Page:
Newspaper's email disaster generates instant parody account.

The New York Times is no stranger to parody accounts, and now there is one more: @NYTSpam.

The impetus behind that new Twitter account: an email message received by many asking people to renew their recently cancelled subscriptions to the New York Times.

Adding to the confusion: Some recipients (like this reporter) never had a subscription in the first place.

Media maven Rafat Ali was one of the first to notice. He tweeted that he hadn’t cancelled his subscription and called the email “weird.” A flurry of other people got it, also, and wondered if the New York Times had fallen victim to a hack.

The newspaper initially said the email was spam and that people who received it should just ignore it.

“It’s not from us,” a Times spokeswoman told the paper’s own Decoder blog.

New York magazine pointed out that Epsilon, which manages the Times’s email databases, was hacked earlier this year.

But the paper then corrected itself, saying that a message that should have gone to 300 people got blasted to 8 million email addresses instead.

No laughing matter for the New York Times public-relations department, surely. But it’s all hilarious material for the creator of @NYTSpam, a parody Twitter account asking people if they want an iPad, IQ tests, or “Ci@ali$ anyone? I’m tired of trying to sell papers.”

The account’s biography states that it is “Not affiliated with @NYTimes or actual spammers—just sick of bad digital strategy.” It has a mere 57 followers, but it’s growing fast. (Sort of like the Times’ digital subscriptions! Haha! Too soon?)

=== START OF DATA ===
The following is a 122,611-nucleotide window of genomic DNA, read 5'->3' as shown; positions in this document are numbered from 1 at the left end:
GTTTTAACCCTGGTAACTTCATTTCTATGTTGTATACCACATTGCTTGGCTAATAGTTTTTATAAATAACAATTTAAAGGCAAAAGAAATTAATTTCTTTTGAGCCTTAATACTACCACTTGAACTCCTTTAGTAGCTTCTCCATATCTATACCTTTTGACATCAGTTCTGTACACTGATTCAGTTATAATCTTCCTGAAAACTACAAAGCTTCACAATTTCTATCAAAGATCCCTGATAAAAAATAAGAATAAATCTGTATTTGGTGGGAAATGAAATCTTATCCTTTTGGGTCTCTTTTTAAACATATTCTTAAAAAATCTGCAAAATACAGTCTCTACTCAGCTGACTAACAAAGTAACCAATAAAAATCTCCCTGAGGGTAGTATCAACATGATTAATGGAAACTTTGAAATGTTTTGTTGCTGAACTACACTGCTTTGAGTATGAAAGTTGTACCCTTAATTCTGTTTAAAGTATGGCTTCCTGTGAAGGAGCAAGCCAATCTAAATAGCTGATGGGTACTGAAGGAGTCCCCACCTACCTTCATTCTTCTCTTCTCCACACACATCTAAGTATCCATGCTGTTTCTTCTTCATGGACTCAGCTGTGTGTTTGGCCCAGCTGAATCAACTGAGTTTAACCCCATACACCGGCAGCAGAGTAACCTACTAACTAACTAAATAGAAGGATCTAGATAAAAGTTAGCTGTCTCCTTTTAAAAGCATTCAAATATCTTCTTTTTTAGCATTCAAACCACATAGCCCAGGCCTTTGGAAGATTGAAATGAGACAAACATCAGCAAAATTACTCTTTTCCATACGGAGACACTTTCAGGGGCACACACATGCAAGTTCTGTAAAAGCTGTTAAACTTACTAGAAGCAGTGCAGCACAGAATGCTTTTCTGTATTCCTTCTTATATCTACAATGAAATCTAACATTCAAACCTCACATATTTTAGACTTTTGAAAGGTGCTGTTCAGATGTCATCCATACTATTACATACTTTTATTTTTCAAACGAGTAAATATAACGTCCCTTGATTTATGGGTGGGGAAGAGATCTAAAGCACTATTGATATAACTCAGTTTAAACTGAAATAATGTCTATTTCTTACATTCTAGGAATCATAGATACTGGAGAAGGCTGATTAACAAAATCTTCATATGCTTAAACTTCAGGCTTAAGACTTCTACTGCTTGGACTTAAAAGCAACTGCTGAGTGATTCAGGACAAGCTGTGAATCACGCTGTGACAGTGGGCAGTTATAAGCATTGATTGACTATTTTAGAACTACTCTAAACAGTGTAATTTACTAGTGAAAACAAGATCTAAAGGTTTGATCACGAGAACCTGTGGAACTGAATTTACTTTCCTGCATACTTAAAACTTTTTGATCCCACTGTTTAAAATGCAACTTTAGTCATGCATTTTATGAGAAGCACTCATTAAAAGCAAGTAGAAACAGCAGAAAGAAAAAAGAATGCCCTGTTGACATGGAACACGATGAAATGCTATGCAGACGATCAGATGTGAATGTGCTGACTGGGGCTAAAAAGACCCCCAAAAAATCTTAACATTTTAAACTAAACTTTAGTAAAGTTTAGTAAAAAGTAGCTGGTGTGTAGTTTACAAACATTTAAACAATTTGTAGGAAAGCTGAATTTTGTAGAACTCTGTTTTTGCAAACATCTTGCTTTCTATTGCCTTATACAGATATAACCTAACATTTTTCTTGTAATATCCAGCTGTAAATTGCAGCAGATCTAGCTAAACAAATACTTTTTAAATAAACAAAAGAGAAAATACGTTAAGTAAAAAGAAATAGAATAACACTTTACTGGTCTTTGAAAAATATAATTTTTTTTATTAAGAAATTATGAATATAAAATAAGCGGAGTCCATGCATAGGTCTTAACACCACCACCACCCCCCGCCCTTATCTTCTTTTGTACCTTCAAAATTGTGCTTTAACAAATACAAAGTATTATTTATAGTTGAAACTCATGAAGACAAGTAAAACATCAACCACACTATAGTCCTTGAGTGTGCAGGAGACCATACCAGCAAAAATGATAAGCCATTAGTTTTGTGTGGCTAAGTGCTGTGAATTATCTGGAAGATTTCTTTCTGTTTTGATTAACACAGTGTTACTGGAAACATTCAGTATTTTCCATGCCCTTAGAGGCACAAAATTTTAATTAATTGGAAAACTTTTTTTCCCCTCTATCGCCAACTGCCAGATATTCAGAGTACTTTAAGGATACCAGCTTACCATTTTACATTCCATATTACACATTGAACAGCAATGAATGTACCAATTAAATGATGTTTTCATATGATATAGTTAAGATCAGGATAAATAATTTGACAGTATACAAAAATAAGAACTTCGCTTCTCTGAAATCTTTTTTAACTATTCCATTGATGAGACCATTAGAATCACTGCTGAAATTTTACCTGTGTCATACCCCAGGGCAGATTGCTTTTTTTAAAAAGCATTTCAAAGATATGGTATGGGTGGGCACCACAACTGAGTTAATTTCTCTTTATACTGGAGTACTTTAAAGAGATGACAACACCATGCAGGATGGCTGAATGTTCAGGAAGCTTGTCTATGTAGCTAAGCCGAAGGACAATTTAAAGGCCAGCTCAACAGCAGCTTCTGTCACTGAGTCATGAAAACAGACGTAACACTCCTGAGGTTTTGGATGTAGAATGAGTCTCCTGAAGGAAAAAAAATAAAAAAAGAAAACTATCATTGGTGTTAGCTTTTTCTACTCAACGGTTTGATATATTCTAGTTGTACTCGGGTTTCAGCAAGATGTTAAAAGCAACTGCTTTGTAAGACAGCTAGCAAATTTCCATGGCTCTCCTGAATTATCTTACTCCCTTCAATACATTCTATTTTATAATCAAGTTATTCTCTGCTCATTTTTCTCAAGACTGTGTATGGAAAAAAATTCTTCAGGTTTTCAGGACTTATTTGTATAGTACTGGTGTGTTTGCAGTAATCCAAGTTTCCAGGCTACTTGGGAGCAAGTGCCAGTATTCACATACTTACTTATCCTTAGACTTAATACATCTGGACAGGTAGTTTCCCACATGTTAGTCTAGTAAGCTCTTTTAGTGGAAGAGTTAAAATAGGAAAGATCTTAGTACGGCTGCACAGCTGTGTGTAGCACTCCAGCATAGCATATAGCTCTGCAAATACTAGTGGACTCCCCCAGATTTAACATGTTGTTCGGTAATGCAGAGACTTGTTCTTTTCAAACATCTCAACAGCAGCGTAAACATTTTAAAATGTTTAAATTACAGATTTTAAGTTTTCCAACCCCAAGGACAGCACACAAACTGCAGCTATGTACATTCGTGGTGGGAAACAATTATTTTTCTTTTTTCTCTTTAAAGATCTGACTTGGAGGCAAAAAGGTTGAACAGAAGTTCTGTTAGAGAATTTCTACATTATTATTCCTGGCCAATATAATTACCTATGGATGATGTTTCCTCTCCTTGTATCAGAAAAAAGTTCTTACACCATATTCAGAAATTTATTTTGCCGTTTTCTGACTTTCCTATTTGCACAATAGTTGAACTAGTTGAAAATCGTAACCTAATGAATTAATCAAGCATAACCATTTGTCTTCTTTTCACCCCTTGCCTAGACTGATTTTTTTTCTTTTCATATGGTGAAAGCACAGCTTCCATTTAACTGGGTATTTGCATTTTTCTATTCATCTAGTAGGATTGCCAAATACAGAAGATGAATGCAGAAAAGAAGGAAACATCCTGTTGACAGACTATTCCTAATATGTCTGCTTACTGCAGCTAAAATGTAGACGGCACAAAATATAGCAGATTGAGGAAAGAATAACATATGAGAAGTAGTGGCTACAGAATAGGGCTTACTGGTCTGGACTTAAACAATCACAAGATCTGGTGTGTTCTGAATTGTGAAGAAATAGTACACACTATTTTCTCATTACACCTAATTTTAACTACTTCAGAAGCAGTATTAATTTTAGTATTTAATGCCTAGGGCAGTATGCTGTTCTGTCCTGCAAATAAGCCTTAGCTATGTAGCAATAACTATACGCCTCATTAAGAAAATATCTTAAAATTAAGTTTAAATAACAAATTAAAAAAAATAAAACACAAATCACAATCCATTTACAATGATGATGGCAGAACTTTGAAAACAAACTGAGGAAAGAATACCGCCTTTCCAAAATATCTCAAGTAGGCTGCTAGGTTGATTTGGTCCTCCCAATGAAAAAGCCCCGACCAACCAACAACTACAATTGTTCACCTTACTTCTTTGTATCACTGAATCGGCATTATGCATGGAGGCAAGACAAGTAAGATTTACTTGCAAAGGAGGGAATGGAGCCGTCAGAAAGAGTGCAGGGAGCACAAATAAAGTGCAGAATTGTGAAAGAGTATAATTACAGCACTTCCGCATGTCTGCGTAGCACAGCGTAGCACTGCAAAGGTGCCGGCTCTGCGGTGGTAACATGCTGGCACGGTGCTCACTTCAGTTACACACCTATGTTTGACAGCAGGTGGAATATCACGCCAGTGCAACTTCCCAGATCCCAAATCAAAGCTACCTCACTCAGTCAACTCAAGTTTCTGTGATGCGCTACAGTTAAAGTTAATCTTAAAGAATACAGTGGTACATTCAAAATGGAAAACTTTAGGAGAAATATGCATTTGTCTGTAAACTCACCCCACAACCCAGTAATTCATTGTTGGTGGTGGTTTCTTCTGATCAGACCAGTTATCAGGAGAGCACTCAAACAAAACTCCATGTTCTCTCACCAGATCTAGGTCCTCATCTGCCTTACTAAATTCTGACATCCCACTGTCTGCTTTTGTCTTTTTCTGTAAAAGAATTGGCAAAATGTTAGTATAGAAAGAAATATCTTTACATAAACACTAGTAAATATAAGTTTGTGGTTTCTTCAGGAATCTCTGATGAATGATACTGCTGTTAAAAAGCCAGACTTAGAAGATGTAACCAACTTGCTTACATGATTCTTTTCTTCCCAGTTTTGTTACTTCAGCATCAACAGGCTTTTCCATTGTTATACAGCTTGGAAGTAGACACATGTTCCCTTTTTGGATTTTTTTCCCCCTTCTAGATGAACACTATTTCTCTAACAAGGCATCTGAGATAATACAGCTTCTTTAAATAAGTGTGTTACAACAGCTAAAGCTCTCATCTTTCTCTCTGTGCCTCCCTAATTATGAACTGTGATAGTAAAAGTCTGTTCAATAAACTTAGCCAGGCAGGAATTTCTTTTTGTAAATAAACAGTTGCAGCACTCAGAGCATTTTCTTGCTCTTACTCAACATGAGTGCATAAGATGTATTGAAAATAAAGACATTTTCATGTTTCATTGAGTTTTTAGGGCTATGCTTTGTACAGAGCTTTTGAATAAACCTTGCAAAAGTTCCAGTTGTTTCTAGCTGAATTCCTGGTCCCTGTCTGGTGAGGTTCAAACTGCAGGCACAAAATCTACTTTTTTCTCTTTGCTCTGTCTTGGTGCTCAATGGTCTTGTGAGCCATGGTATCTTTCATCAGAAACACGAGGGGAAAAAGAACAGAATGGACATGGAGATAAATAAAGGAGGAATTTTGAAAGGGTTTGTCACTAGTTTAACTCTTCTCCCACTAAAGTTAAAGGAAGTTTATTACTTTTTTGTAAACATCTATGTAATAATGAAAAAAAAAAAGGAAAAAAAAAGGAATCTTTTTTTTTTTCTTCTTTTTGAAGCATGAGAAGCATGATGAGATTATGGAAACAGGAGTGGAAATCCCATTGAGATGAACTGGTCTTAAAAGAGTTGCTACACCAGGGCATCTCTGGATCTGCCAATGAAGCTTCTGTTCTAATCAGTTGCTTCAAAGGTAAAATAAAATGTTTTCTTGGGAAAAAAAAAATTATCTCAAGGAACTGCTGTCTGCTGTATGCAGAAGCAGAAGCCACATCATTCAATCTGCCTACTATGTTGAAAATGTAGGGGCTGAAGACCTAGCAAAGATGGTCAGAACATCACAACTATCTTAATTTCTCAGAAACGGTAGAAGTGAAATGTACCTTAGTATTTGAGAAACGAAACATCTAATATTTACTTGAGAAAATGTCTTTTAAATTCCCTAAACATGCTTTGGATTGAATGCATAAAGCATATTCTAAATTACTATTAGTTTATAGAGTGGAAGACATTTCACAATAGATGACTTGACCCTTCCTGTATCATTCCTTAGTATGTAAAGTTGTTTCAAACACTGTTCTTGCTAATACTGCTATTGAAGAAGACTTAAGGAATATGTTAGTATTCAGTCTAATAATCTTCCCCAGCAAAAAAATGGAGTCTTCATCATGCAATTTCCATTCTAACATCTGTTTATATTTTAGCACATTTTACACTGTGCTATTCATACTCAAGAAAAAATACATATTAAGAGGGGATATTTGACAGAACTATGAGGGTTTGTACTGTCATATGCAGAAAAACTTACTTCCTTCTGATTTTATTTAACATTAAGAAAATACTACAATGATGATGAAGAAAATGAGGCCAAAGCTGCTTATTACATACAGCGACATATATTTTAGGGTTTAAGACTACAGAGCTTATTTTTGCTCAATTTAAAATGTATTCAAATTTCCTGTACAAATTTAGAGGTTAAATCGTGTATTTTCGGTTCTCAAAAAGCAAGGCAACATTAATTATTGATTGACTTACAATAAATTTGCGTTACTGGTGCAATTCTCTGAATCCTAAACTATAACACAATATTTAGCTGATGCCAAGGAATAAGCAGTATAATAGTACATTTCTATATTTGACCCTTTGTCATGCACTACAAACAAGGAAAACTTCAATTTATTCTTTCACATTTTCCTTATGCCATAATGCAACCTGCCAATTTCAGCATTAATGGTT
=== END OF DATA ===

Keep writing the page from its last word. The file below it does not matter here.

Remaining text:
The mildly amusing account tweeted that the reason they’d cancelled their subscription was because “I had cancel home delivery due to my {MISSIONARY WORK} transfer To (West Africa Nigeria) to preach the GOSPEL.”  

Photo by Angela Rutherford

Promoted Stories Powered by Sharethrough
new york times
Take a ride inside Mercedes's driverless car of the future
BY REBEKAH FERGUSSON AND MOLLY WOOD A sneak peek inside the Mercedes F 015 concept car, the company’s vision of a driverless future. The design turns the car into a shared social space where any passenger can interact with the vehicle.
new york times
Nicki Minaj and Kanye West are right—the VMAs are complete trash
The VMAs killed the video star. 1981 proved to be a blockbuster year for pop culture. CNN celebrated one year of being on air, the first made-for-TV movie was in production, and just one month before Beyoncé Knowles made her entry into this dimension, MTV was born. The network ostensibly splashed onto the scene with a fierce dedication and appreciation for bringing music into the digital age—it was as bold an undertaking as ever. “Behold, a new concept is born. The best o...

Pure, uncut internet. Straight to your inbox.

Thanks for subscribing to our newsletter!